Sort of a forerunner and source of inspiration for Gladiator (next one up); Spartacus was a Thracian gladiator who was one of the escaped slave leaders in the Third Servile War (73 BC – 71 BC), a major slave uprising against the Roman Republic. Little is known about Spartacus beyond the events of the war, and surviving historical accounts are sometimes contradictory and may not always be reliable. However, all sources agree that he was a former gladiator and an accomplished military leader. Kirk Douglas, father of Michael, starred and collaborated in the movie with the then relatively unknown director, Stanley Kubrick. He turned 100 on December 9, 2016 and is one of the last surviving stars of the film industry’s Golden Age.
Marcus Antonius (83 BC – 30 BC) was a Roman politician and general who played a critical role in the transformation of the Roman Republic from an oligarchy into the autocratic Roman Empire. Antony was a supporter of Julius Caesar, and served as one of his generals during the conquest of Gaul (more or less France nowadays), and the Civil War. After Caesars death, Antony was assigned Rome’s eastern provinces, including Egypt, and became Cleopatra’s lover, ruler of Egypt. (Cleopatra was also a lover of Caesar!) Curious detail: Cleopatra was played by Elizabeth Taylor, who had a turbulent hop-on-hop-of relationship with Burton in real life as well. 
Aragorn II, son of Arathorn, is a fictional character from J.R.R. Tolkien’s legendarium, and one of the main protagonists of The Lord of the Rings. Aragorn was a Ranger of the North, first introduced with the name Strider at Bree, as the Hobbits continued to call him throughout The Lord of the Rings. He was eventually discovered to be the heir of Isildur and rightful claimant to the thrones of Arnor and Gondor! He was also a confidant of Gandalf and an integral part of the quest to destroy the Ring and defeat the Dark Lord Sauron. Tolkiens’ story came vivid to life thanks to Peter Jackson, who earned widespread respect for this trilogy.
Raiders of the Lost Ark is an adventure film directed by Steven Spielberg, written by Lawrence Kasdan from a story by George Lucas and Philip Kaufman. Critics said it may be too “dark” or violent for some (Both Spielberg and Lucas went through rough times), but Indiana Jones is an ingenious adventure spectacle that showcases one of Hollywood’s finest filmmaking teams. With the huge success, Lucas and Spielberg made more Indiana Jones films, and Hollywood still produces films that are influenced by Indiana Jones today; the success did not only stay in the film world but also spread out to computer games, comic books, animated series, etc.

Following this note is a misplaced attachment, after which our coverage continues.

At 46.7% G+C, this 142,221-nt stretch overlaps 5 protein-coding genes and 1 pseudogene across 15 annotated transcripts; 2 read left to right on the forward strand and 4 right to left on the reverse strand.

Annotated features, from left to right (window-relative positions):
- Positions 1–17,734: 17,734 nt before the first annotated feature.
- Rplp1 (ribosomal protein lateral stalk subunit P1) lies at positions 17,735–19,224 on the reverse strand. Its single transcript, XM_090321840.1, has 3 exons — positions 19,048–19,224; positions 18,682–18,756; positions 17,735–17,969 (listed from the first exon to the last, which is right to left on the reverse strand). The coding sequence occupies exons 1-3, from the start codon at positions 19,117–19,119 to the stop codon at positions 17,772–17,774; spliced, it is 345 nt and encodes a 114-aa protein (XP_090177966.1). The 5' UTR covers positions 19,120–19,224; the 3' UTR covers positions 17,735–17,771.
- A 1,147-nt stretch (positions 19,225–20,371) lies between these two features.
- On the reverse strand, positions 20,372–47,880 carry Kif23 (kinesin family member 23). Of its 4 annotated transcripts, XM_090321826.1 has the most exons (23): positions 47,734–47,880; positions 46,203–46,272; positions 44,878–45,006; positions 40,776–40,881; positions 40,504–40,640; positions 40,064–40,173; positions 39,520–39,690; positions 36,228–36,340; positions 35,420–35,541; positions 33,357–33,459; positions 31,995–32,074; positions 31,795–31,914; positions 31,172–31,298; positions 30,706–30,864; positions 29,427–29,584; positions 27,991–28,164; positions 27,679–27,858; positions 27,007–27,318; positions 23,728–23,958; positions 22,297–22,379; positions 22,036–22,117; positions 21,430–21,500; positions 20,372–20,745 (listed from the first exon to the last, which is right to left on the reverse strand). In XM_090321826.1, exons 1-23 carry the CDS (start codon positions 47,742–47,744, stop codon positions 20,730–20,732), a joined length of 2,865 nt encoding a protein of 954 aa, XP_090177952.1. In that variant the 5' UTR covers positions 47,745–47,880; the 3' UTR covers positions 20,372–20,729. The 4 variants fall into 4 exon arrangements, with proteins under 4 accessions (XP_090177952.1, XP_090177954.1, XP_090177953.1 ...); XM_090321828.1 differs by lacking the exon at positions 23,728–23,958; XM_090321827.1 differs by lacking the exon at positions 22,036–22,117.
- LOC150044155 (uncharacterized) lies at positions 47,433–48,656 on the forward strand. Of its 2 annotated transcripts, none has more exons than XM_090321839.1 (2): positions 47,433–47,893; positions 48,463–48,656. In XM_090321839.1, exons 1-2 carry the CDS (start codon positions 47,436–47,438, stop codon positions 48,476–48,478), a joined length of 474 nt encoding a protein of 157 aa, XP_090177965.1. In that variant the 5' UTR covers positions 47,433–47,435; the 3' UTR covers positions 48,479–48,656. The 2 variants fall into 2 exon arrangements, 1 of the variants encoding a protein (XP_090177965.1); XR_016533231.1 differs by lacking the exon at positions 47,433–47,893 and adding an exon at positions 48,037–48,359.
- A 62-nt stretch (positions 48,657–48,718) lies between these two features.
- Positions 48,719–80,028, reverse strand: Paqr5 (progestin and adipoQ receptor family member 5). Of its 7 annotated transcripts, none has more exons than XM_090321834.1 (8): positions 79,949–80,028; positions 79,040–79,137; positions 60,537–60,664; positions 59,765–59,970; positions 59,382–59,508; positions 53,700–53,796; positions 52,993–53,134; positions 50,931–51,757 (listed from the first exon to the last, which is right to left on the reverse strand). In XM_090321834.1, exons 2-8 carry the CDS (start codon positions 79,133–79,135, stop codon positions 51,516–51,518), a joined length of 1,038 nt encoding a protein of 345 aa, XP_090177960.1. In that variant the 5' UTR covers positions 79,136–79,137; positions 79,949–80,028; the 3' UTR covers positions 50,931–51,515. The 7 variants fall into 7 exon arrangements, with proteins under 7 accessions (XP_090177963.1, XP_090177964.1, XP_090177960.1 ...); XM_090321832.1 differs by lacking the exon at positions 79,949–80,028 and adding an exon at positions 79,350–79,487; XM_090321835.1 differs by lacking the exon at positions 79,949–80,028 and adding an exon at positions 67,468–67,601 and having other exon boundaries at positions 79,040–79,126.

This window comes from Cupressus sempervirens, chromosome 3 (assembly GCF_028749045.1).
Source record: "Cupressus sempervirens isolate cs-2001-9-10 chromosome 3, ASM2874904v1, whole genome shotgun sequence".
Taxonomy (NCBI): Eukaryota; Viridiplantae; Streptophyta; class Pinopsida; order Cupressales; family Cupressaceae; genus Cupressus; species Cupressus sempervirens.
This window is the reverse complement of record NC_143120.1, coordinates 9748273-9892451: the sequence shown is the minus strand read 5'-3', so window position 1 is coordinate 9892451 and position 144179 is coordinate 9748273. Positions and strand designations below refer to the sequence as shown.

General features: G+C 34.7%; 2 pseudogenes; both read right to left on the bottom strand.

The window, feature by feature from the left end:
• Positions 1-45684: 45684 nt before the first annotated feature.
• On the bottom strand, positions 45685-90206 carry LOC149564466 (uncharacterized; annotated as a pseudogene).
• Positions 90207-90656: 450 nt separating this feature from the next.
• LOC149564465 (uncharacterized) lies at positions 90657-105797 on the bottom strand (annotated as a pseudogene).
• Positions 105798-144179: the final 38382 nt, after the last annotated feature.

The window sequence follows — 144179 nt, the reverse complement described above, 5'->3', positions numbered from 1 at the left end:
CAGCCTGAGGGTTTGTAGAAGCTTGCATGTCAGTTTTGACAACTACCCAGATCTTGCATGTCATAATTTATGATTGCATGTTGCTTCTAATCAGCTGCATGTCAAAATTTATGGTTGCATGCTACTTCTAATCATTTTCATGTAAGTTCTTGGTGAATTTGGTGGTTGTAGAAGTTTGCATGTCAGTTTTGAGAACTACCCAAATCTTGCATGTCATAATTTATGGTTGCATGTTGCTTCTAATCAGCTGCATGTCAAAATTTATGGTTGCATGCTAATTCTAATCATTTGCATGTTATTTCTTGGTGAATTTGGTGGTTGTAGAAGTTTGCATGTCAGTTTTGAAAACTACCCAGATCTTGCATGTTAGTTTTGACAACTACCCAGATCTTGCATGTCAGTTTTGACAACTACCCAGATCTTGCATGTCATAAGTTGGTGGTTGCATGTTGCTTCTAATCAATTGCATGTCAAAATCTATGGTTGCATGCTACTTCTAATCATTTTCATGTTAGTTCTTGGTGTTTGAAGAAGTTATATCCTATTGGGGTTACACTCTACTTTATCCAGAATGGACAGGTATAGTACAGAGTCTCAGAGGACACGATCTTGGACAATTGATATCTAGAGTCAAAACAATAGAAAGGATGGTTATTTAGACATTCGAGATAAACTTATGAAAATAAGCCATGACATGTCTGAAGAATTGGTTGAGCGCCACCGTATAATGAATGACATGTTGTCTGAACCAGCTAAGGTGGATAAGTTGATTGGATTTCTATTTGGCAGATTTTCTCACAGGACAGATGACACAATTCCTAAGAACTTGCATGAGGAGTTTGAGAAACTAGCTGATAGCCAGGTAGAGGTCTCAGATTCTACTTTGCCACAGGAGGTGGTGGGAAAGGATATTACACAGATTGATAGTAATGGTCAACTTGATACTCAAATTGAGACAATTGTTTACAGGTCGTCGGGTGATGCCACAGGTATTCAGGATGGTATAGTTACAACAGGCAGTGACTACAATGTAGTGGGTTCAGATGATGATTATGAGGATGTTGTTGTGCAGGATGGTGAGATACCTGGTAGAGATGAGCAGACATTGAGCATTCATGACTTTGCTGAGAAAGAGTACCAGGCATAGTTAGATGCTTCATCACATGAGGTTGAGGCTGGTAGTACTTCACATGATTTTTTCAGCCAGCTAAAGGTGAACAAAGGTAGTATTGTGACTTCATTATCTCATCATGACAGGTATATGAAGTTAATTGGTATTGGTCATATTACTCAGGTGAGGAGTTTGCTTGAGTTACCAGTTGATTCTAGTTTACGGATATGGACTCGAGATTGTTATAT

Gladiator was directed by Ridley Scott and stars Russell Crowe, who portrays Hispano-Roman general Maximus Decimus Meridius, who is betrayed when Commodus, the ambitious son of Emperor Marcus Aurelius, murders his father and seizes the throne. Reduced to slavery, Maximus rises through the ranks of the gladiatorial arena to avenge the murders of his family and his emperor. The film won multiple awards, including Best Picture, Best Actor and three other Oscars at the 73rd Academy Awards. It has also been credited with rekindling interest in entertainment centered around ancient Greek and Roman culture, such as the TV series Rome.
Ben-Hur had the largest budget and sets built, of any film produced at the time. The nine-minute chariot race has become one of cinema’s most famous sequences, and the film score, composed and conducted by Miklós Rózsa, is the longest ever composed for a film and was highly influential on cinema. The film narrates the story of Judah Ben-Hur, a wealthy prince and merchant in Jerusalem and Judah’s childhood friend, the Roman citizen Messala (Stephen Boyd), who is now a tribune. After years away from Jerusalem, Messala returns as the commander of the Roman garrison, while Judah is devoted to freedom of the Jewish people. ‘Filthy tongues’ 😉 claim there was more between Judah and Messala than just friendship. 
Header: Andy Whitfield (R.I.P.), still from series Spartacus, Blood and Sand